Currently, Android 13’s newest release allows users to modify the text they’ve just copied, which is a significant quality-of-life improvement.
Copying and copying text now displays a little bubble in the corner of your screen, as discovered by Android Police on the recently released Android 13 Beta 1 build. In order to alter the contents of the clipboard before you paste it, just press the bubble. A new button displays if you’ve copied a link, and clicking it takes you directly to the destination page in Google Chrome.
Essentially a text version of the screenshot editing box we’ve seen on phones since Android 11 is this functionality. It’s not uncommon for new smartphones to include simple features like cropping and mark-up, or more complex options like shooting a continuous scrolling screenshot before saving it. Since its inception, I’ve had to utilise the screenshot editing window, but I can’t picture it being much more convenient than Google’s text version.
Here’s a predicament I’ve encountered several times, and one in which you may have found yourself. Then you copy and paste it only to discover that you accidentally picked too much text or omitted a word or two at the end. Using this option would save me a lot of time and aggravation.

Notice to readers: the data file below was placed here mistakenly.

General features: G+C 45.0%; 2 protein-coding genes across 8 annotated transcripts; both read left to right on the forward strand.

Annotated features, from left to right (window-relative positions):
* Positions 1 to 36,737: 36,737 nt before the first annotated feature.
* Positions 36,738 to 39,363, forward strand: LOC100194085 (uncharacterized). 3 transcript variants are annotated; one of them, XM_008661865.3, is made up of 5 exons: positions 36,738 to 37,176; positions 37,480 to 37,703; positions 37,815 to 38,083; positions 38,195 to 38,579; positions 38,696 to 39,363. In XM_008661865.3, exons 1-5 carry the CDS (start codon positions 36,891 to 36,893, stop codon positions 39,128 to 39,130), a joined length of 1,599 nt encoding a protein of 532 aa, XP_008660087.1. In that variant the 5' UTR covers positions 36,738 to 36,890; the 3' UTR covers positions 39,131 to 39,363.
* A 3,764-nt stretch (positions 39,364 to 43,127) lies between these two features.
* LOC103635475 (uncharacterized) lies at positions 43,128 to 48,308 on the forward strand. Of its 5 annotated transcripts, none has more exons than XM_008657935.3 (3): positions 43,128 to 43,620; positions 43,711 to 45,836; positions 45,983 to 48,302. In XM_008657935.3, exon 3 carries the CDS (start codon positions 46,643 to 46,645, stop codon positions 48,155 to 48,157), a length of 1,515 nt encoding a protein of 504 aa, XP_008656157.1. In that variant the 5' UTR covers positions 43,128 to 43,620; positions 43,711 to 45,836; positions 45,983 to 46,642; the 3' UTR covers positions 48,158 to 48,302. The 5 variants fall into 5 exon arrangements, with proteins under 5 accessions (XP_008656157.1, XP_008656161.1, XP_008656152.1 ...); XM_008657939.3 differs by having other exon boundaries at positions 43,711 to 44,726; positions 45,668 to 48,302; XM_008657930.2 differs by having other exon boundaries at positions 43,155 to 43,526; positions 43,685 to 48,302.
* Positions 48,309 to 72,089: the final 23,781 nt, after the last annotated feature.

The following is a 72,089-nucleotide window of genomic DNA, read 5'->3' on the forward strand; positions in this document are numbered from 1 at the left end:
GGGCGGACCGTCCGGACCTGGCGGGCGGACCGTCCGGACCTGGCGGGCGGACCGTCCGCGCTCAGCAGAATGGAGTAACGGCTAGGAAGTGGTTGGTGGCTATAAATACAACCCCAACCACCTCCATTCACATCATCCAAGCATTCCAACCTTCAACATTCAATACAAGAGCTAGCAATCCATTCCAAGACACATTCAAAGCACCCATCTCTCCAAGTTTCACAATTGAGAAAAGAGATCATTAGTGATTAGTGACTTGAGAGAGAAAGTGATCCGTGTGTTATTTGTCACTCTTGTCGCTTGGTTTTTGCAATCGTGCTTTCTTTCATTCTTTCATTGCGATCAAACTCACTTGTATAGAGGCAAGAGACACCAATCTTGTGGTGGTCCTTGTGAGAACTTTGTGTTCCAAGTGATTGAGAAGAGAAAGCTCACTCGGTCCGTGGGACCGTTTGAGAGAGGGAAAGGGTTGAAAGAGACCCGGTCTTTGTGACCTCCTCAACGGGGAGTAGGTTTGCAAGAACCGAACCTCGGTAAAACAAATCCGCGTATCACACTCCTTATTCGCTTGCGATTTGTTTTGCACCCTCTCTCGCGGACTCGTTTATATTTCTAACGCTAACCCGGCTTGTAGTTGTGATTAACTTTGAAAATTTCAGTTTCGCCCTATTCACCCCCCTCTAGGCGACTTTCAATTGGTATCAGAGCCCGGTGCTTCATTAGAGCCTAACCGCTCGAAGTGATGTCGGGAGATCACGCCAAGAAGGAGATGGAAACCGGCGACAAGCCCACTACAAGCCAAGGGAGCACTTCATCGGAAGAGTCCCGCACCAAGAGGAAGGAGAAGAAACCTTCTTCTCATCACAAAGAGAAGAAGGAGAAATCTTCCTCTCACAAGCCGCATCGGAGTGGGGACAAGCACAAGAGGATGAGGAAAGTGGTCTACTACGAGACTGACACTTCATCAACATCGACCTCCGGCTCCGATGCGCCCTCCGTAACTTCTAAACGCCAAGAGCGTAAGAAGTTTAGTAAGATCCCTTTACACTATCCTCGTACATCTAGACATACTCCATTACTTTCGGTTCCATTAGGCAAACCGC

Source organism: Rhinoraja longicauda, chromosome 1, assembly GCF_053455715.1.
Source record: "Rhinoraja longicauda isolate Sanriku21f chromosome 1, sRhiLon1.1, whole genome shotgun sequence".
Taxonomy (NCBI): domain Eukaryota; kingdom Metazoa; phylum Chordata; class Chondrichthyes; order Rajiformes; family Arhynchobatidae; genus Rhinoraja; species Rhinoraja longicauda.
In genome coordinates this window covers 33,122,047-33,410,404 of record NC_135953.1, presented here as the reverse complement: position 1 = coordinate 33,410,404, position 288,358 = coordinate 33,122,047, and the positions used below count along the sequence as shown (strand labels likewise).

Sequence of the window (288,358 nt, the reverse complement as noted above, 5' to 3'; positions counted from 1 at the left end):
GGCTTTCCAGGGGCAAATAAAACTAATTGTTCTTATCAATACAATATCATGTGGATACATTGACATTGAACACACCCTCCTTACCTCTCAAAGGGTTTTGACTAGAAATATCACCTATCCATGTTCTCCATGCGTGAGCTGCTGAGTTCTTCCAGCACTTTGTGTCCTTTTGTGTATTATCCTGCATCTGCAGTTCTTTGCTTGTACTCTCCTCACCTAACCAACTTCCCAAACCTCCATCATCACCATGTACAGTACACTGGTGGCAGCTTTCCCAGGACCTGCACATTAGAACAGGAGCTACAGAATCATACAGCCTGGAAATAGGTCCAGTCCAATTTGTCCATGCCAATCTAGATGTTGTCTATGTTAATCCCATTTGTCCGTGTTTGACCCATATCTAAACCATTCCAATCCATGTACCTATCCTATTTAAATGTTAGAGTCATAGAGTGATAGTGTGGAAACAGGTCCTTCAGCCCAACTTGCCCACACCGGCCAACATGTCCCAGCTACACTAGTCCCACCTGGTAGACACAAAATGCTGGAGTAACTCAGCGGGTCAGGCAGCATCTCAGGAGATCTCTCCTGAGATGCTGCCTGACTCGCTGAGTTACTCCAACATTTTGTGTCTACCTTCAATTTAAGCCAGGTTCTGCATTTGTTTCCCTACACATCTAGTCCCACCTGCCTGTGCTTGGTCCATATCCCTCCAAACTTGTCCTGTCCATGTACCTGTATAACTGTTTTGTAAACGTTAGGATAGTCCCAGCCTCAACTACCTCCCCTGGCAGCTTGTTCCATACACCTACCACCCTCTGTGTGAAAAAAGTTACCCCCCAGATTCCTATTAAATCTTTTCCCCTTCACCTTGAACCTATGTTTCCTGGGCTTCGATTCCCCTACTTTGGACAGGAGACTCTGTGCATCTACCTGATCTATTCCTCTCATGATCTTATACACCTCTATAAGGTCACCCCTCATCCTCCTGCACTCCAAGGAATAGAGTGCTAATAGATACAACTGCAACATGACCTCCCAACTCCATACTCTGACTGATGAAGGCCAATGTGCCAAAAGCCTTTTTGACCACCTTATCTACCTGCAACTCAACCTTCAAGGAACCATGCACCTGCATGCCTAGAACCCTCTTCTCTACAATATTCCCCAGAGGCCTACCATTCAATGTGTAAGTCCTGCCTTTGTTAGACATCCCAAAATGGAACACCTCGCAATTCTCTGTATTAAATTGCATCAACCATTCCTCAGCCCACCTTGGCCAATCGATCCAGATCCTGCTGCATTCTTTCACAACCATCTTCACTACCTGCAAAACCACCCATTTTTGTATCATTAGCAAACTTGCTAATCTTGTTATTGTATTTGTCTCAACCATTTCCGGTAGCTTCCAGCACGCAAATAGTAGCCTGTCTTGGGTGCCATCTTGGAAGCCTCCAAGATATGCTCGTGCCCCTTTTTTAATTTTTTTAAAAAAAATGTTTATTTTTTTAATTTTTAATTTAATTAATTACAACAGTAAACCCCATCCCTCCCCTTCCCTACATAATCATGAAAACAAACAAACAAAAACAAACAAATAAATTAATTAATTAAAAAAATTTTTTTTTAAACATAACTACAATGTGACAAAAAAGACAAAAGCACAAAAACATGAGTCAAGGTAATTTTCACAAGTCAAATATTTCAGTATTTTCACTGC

As with the screenshot editing feature, you only have so much time to open the editing window before it vanishes forever. That seems like a reasonable amount of time to rectify an evident error, but I’d need to test this feature out to be sure. You’ll have to see how rapidly you can sift over everything you’ve copied since, unlike a screenshot, which always comes out as a certain size, there may be too much to analyse quickly during that time.
In the first public beta of Android 13, there’s a lot more to uncover. There are even more granular permissions for the sorts of data that various applications may access, or the ability to access your smart home equipment without unlocking your phone, for instance. It’s up to you whether or not you’re willing to risk exposing yourself to possibly flawed code, or if you’d prefer to wait until later this year for the final product. At Google I/O next month, we may expect to learn more about future betas and public release dates.